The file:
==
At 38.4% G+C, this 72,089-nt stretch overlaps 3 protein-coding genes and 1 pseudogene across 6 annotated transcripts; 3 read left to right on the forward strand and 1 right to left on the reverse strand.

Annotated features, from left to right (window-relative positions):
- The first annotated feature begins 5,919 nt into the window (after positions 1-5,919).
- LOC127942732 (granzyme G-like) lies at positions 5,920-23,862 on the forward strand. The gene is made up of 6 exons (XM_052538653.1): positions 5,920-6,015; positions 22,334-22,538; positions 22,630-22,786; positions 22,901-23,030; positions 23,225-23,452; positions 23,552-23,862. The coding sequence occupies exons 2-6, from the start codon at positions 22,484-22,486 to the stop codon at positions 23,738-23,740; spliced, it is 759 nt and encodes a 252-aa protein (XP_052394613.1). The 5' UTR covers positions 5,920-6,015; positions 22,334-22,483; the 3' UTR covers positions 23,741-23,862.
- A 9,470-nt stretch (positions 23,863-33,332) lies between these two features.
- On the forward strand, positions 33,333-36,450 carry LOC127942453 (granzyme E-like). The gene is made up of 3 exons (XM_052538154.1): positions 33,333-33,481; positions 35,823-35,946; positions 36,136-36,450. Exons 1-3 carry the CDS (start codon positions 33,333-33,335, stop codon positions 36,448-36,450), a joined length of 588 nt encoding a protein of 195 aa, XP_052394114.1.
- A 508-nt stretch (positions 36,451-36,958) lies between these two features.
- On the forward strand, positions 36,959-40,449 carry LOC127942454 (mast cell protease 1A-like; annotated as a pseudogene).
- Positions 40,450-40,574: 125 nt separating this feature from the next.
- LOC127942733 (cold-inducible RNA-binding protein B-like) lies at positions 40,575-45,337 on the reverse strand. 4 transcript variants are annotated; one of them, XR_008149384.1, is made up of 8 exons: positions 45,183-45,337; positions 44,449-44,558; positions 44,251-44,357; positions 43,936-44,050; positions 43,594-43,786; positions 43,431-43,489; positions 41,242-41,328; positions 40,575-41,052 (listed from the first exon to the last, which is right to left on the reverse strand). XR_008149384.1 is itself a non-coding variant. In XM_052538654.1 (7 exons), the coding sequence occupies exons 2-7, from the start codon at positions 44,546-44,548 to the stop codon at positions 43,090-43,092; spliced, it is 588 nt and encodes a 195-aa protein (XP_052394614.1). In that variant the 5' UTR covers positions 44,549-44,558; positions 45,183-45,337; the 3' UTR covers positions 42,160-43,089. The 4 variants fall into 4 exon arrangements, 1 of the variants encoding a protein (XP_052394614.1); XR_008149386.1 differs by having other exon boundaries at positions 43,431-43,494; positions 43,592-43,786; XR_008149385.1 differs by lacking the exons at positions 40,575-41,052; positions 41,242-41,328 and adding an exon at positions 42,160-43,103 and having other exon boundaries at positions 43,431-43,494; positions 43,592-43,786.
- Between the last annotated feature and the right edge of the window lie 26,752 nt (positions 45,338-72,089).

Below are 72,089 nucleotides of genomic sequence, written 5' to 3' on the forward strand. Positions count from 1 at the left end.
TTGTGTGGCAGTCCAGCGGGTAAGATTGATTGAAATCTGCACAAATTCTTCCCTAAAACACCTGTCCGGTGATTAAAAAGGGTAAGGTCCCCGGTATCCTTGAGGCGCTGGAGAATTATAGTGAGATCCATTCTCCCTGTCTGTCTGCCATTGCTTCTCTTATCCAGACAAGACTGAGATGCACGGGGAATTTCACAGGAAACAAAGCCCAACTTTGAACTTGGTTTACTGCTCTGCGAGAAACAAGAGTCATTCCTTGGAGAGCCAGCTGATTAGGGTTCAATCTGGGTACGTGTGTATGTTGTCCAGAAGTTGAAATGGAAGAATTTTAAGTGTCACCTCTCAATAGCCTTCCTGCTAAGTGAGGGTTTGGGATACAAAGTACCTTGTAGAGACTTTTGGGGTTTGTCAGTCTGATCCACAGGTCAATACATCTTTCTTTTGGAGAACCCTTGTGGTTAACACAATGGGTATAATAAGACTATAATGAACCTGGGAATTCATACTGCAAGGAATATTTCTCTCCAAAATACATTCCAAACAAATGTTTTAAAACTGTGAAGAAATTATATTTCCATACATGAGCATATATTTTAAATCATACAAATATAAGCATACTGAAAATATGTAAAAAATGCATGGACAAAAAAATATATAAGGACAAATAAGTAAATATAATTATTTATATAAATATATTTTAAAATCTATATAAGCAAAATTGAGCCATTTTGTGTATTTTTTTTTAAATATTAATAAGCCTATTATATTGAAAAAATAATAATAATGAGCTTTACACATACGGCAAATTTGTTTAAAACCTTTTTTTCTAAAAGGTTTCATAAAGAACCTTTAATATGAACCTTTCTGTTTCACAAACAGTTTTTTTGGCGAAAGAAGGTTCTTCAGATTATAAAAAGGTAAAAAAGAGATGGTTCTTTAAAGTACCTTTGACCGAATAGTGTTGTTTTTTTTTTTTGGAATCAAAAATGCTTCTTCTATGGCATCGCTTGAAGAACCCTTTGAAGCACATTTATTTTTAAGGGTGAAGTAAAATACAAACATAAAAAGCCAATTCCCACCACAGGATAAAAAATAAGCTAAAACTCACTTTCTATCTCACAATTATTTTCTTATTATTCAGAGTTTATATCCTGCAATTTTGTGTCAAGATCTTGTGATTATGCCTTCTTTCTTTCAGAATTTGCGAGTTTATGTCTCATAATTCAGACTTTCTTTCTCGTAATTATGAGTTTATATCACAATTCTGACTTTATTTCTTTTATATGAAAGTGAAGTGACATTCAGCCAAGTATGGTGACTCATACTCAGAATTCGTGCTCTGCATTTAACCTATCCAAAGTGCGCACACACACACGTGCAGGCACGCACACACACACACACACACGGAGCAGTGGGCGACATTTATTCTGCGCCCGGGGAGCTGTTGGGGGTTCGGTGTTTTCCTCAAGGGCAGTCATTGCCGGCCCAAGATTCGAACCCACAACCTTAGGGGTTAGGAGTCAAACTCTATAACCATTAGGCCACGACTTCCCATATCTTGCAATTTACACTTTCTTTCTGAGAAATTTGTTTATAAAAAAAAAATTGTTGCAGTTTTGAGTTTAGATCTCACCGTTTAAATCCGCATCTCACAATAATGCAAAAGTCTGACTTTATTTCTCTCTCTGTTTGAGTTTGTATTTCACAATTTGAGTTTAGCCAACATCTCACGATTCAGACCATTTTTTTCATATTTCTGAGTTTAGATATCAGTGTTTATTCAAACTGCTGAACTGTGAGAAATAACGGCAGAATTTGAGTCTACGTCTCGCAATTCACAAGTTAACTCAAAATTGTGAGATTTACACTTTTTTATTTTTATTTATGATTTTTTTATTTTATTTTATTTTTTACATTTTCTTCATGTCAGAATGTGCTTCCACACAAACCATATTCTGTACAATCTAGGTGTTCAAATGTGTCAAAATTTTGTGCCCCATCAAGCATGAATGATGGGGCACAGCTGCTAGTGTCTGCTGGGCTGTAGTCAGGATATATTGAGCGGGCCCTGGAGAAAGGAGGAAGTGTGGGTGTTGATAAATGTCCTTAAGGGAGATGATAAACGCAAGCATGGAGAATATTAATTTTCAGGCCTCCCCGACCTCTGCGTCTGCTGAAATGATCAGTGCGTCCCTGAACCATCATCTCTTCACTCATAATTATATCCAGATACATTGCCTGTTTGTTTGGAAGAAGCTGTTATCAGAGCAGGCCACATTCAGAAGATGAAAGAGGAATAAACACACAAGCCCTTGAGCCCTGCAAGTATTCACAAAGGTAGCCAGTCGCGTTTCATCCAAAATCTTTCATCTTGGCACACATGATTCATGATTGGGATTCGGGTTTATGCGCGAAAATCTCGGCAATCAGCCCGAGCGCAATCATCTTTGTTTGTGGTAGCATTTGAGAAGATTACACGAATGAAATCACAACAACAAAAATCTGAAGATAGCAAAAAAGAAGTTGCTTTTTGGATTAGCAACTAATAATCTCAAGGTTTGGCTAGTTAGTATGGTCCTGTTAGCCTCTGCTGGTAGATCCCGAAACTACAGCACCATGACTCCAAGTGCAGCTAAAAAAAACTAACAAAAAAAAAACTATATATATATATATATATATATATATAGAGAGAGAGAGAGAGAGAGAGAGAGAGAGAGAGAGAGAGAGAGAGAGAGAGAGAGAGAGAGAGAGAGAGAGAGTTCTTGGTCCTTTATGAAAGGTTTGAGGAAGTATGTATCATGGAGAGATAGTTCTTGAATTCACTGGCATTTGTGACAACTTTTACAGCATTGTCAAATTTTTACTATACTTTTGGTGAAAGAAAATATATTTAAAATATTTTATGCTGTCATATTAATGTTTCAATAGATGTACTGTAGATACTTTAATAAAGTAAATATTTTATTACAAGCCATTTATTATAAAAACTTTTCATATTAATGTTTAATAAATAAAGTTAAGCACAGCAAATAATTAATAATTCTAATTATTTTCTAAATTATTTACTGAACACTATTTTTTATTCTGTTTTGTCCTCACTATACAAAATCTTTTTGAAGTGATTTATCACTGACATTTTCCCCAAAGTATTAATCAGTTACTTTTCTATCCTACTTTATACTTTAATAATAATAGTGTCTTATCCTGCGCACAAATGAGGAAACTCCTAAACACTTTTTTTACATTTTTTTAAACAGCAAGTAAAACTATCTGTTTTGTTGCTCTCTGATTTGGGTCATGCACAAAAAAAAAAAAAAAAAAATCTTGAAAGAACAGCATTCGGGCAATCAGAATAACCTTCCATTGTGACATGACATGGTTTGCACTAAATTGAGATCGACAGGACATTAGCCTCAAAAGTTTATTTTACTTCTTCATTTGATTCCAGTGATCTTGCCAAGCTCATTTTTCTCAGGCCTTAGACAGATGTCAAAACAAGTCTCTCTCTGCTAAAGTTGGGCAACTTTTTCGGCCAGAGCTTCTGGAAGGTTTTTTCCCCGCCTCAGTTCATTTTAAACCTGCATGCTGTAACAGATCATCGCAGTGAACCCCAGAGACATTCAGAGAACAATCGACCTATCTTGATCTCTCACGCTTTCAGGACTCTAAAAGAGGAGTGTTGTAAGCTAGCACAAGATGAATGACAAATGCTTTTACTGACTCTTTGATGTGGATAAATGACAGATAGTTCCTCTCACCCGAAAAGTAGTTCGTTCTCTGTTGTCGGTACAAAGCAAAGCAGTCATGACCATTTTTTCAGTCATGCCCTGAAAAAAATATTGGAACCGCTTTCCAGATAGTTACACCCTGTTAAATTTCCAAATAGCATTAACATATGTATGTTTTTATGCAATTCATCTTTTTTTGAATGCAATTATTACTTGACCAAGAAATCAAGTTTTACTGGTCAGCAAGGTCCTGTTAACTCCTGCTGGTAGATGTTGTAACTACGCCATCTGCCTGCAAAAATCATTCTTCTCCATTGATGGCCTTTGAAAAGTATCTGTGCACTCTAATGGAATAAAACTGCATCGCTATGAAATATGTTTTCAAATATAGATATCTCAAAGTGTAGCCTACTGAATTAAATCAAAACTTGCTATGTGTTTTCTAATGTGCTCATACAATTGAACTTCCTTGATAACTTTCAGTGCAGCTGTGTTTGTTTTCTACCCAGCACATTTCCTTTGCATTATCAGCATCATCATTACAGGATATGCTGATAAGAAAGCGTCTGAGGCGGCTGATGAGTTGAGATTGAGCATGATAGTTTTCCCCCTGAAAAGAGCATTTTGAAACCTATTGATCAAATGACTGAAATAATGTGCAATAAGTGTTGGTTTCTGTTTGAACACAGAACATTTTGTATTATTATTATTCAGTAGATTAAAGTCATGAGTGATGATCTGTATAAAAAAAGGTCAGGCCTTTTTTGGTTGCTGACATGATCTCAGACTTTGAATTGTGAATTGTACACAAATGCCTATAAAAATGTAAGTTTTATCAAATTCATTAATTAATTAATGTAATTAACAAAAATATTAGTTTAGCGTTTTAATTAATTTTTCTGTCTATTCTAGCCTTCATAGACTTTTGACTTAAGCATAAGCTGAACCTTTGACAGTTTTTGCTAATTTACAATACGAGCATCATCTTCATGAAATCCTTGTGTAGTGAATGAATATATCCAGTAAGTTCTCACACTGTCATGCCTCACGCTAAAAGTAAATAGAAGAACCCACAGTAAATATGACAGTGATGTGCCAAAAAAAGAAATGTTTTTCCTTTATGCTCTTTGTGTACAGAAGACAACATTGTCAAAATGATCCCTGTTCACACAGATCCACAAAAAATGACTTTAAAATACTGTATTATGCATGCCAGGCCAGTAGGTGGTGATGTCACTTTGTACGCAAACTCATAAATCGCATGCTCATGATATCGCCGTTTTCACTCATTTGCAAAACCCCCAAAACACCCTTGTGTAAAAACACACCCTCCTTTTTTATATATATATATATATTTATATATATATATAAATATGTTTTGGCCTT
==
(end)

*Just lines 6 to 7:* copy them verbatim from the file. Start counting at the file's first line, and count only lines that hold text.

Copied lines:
- On the forward strand, positions 33,333-36,450 carry LOC127942453 (granzyme E-like). The gene is made up of 3 exons (XM_052538154.1): positions 33,333-33,481; positions 35,823-35,946; positions 36,136-36,450. Exons 1-3 carry the CDS (start codon positions 33,333-33,335, stop codon positions 36,448-36,450), a joined length of 588 nt encoding a protein of 195 aa, XP_052394114.1.
- A 508-nt stretch (positions 36,451-36,958) lies between these two features.